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Jihadistan: A Guerrilla Nation that Pakistan Cannot Control
|by Harold A. Gould|
In the face of the mounting military, political and ideological threats emanating from the Taliban-Al Qaeda sanctuary in the tribal areas of Pakistan's border with Afghanistan, it is wrong to think that the US should sit on its hands while Pakistan makes timorous efforts to rein in the Islamic extremists.
Yes, the US must exercise caution and circumspection in dealing with Pakistani political sensibilities. At the same time, if Pakistan won't act with sufficient force in the region, the US is at least justified in hotly pursuing insurgent bands into Waziristan and other tribal areas of Pakistan, and continue the search for Osama bin Laden and the other terrorist leaders finding protection in these areas.
To be sure, the US should do whatever it can to encourage and vitalize Pakistani efforts to pacify and control the region. In doing so, we must recognize that elements in Pakistan's security forces are sympathetic to the insurgents and more interested in protecting than pursuing them. This has indeed been the case since the Taliban emerged out of the Pashtun cultural matrix and the Al Qaeda arrived on the scene to inject global ideological spice into their cause.
It also is fair to say the duplicitous machinations of the Pakistani Inter-Services Intelligence (ISI) have made it nearly impossible for all recent Pakistani governments - no matter what their political complexion - to deal effectively with the insurgents.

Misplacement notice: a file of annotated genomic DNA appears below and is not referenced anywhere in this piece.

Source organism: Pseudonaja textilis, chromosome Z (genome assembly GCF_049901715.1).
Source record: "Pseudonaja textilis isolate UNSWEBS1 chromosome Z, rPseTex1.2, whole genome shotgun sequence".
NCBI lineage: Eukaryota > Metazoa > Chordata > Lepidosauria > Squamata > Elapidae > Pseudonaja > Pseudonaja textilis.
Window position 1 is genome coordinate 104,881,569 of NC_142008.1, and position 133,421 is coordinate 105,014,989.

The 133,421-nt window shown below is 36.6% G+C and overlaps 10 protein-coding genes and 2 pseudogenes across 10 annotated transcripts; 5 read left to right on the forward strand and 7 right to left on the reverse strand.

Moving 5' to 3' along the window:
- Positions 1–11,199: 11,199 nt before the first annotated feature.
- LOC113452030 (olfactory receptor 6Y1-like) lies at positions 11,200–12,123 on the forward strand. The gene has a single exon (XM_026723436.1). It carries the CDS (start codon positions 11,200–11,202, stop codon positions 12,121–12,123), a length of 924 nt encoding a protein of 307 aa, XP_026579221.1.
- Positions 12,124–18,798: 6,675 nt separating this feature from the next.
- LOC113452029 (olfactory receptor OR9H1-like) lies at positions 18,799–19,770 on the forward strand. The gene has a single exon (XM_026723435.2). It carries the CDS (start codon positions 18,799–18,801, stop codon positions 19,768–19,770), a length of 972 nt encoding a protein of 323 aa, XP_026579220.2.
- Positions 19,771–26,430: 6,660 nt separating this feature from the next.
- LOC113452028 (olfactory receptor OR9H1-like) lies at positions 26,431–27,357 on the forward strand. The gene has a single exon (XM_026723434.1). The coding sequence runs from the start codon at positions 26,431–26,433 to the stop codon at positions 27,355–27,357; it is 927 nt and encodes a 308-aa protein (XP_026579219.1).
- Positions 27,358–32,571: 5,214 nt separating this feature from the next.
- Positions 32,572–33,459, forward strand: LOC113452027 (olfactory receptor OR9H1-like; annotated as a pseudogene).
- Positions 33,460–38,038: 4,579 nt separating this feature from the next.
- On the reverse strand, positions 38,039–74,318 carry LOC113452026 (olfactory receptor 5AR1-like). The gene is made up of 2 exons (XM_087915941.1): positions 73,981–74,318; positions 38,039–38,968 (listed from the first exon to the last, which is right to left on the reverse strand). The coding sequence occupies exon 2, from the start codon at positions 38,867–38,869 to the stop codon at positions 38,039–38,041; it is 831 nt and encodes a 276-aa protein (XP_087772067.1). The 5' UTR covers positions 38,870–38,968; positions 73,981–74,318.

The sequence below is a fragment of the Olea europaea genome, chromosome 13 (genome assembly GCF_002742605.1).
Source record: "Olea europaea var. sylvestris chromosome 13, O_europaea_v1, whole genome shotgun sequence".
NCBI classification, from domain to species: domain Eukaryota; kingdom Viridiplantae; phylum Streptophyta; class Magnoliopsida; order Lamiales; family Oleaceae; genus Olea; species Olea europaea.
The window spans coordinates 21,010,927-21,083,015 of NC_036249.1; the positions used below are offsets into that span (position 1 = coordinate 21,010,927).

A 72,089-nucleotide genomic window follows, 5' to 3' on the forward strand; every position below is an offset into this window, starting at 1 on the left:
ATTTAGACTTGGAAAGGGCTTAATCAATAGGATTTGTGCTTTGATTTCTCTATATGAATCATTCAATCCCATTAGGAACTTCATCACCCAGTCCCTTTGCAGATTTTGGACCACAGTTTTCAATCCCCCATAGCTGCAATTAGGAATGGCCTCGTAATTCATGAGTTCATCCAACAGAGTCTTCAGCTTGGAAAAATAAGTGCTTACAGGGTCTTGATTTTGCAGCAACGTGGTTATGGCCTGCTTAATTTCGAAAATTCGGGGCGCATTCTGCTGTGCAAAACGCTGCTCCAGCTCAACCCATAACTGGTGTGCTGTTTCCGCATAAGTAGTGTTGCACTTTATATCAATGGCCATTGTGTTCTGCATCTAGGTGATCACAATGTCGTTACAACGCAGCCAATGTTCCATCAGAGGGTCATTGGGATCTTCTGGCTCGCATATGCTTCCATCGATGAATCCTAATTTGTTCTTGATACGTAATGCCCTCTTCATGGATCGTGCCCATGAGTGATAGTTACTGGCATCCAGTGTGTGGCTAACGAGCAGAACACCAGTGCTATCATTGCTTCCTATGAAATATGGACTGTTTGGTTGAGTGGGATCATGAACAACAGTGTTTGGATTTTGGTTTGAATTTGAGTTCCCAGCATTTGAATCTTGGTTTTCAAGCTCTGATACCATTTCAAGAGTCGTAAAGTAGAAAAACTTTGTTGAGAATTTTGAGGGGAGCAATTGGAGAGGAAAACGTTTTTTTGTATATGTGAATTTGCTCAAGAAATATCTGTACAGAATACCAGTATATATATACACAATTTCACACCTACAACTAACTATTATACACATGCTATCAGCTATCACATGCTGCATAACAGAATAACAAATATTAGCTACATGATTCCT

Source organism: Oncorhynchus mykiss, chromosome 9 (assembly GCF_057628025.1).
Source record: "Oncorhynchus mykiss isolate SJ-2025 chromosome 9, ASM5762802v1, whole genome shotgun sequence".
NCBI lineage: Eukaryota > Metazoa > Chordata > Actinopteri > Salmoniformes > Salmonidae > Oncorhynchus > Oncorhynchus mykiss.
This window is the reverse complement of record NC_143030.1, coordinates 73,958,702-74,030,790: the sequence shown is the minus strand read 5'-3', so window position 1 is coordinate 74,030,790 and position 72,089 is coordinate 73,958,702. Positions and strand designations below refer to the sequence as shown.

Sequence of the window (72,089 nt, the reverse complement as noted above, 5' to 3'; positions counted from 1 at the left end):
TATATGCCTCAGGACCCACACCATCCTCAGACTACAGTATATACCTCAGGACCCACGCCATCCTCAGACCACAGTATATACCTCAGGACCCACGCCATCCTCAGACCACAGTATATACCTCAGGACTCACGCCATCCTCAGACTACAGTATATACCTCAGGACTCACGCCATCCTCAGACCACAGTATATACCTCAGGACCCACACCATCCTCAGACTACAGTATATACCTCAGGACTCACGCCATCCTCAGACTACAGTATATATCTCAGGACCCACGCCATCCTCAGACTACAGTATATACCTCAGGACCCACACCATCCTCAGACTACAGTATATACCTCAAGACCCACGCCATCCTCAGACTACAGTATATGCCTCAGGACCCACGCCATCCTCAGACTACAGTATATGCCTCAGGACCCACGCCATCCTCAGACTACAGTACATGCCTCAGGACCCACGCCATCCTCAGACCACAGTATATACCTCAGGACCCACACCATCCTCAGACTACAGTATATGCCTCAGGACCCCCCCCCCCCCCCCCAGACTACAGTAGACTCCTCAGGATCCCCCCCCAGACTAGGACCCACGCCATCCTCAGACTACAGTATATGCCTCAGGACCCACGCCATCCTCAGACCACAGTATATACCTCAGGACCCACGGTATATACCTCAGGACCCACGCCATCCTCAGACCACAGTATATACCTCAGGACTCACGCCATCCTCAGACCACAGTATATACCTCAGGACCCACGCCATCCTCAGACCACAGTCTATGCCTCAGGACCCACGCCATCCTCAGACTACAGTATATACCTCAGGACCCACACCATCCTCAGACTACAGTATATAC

But there is another element of political reality in the tribal lands that must be acknowledged. It is that a form of quasi-state formation has occurred in the Hindu Kush. The region is no longer under meaningful Pakistani suzerainty, not even of the nominal kind that it had enjoyed in the past.
The Taliban and Al Qaeda have carved out a virtually autonomous political entity, melding together under the rubric of Islamic fundamentalism many of the indigenous tribes inhabiting Waziristan; they have formed a loose confederation whose tribal leaders acknowledge Mullah Omar and Osama bin Laden as their spiritual and political Emirs.
They have established in most of the region a functioning, loosely integrated governmental system viable enough to impose taxes, issue permits to businesses, maintain an agricultural economy (based upon massive, lucrative opium poppy cultivation), operate a judicial system based upon Shariah law, inaugurate an educational system (madrassas) adapted to their fundamentalist proclivities, and sustain a guerilla military with sophisticated weaponry and a manpower base numbering in the tens of thousands.
I have given the name "Jihadistan" to this guerilla nation.
Under these circumstances, it is naive to insist that the only thing the US, the coalition forces, and the Afghans can do is to just sit passively on the Afghan side of the border, absorbing an increasing quantum of death and destruction from this Jihadi state. They have to find ways to effectively fight back, to attack and neutralize the terrorists' growing military capabilities and their ramifying politico-economic influence.
Inevitably this has to involve strategies that endeavor to penetrate Jihadistan both with selective, surgical military strikes, and through systematic efforts to undermine the hold over the hearts and minds of the tribal communities now in the thrall of the Taliban and Al Qaeda through an admixture of economic, political and ideological initiatives. This is where Pakistan comes in.